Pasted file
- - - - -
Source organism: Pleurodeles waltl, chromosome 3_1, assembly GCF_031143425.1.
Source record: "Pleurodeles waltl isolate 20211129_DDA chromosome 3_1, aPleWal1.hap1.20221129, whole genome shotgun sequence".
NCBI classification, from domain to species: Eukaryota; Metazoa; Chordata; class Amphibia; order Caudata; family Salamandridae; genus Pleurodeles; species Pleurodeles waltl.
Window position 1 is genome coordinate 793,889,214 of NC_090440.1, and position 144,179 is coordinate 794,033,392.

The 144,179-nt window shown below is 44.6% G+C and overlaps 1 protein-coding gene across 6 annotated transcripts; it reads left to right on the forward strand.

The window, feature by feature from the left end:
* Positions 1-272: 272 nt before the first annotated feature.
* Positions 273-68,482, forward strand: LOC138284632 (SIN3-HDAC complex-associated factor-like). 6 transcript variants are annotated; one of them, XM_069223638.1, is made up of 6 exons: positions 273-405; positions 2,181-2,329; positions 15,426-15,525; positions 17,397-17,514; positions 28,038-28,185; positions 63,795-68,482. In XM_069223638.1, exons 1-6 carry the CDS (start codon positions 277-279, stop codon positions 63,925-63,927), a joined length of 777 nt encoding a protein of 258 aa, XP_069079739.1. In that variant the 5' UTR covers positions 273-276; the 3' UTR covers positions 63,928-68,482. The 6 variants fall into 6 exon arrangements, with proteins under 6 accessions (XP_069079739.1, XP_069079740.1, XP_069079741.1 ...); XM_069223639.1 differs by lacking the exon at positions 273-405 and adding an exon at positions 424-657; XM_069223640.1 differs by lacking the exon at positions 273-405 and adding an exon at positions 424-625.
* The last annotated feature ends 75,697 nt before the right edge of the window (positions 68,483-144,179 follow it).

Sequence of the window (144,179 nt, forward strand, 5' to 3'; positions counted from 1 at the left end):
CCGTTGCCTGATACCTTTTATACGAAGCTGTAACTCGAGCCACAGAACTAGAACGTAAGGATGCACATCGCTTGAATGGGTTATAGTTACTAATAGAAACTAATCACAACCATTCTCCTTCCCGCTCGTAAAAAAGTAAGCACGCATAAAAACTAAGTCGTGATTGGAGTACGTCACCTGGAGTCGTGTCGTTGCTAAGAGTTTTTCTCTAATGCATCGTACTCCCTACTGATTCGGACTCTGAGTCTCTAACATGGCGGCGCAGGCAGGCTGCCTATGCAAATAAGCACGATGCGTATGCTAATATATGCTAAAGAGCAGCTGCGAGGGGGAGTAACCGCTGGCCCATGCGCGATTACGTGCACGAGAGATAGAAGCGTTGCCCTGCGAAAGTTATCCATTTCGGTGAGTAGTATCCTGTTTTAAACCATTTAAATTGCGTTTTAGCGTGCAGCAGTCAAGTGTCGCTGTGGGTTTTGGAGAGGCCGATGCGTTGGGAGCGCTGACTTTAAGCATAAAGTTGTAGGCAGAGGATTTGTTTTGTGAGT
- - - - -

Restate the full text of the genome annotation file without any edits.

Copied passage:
Source organism: Pleurodeles waltl, chromosome 3_1, assembly GCF_031143425.1.
Source record: "Pleurodeles waltl isolate 20211129_DDA chromosome 3_1, aPleWal1.hap1.20221129, whole genome shotgun sequence".
NCBI classification, from domain to species: Eukaryota; Metazoa; Chordata; class Amphibia; order Caudata; family Salamandridae; genus Pleurodeles; species Pleurodeles waltl.
Window position 1 is genome coordinate 793,889,214 of NC_090440.1, and position 144,179 is coordinate 794,033,392.

The 144,179-nt window shown below is 44.6% G+C and overlaps 1 protein-coding gene across 6 annotated transcripts; it reads left to right on the forward strand.

The window, feature by feature from the left end:
* Positions 1-272: 272 nt before the first annotated feature.
* Positions 273-68,482, forward strand: LOC138284632 (SIN3-HDAC complex-associated factor-like). 6 transcript variants are annotated; one of them, XM_069223638.1, is made up of 6 exons: positions 273-405; positions 2,181-2,329; positions 15,426-15,525; positions 17,397-17,514; positions 28,038-28,185; positions 63,795-68,482. In XM_069223638.1, exons 1-6 carry the CDS (start codon positions 277-279, stop codon positions 63,925-63,927), a joined length of 777 nt encoding a protein of 258 aa, XP_069079739.1. In that variant the 5' UTR covers positions 273-276; the 3' UTR covers positions 63,928-68,482. The 6 variants fall into 6 exon arrangements, with proteins under 6 accessions (XP_069079739.1, XP_069079740.1, XP_069079741.1 ...); XM_069223639.1 differs by lacking the exon at positions 273-405 and adding an exon at positions 424-657; XM_069223640.1 differs by lacking the exon at positions 273-405 and adding an exon at positions 424-625.
* The last annotated feature ends 75,697 nt before the right edge of the window (positions 68,483-144,179 follow it).

Sequence of the window (144,179 nt, forward strand, 5' to 3'; positions counted from 1 at the left end):
CCGTTGCCTGATACCTTTTATACGAAGCTGTAACTCGAGCCACAGAACTAGAACGTAAGGATGCACATCGCTTGAATGGGTTATAGTTACTAATAGAAACTAATCACAACCATTCTCCTTCCCGCTCGTAAAAAAGTAAGCACGCATAAAAACTAAGTCGTGATTGGAGTACGTCACCTGGAGTCGTGTCGTTGCTAAGAGTTTTTCTCTAATGCATCGTACTCCCTACTGATTCGGACTCTGAGTCTCTAACATGGCGGCGCAGGCAGGCTGCCTATGCAAATAAGCACGATGCGTATGCTAATATATGCTAAAGAGCAGCTGCGAGGGGGAGTAACCGCTGGCCCATGCGCGATTACGTGCACGAGAGATAGAAGCGTTGCCCTGCGAAAGTTATCCATTTCGGTGAGTAGTATCCTGTTTTAAACCATTTAAATTGCGTTTTAGCGTGCAGCAGTCAAGTGTCGCTGTGGGTTTTGGAGAGGCCGATGCGTTGGGAGCGCTGACTTTAAGCATAAAGTTGTAGGCAGAGGATTTGTTTTGTGAGT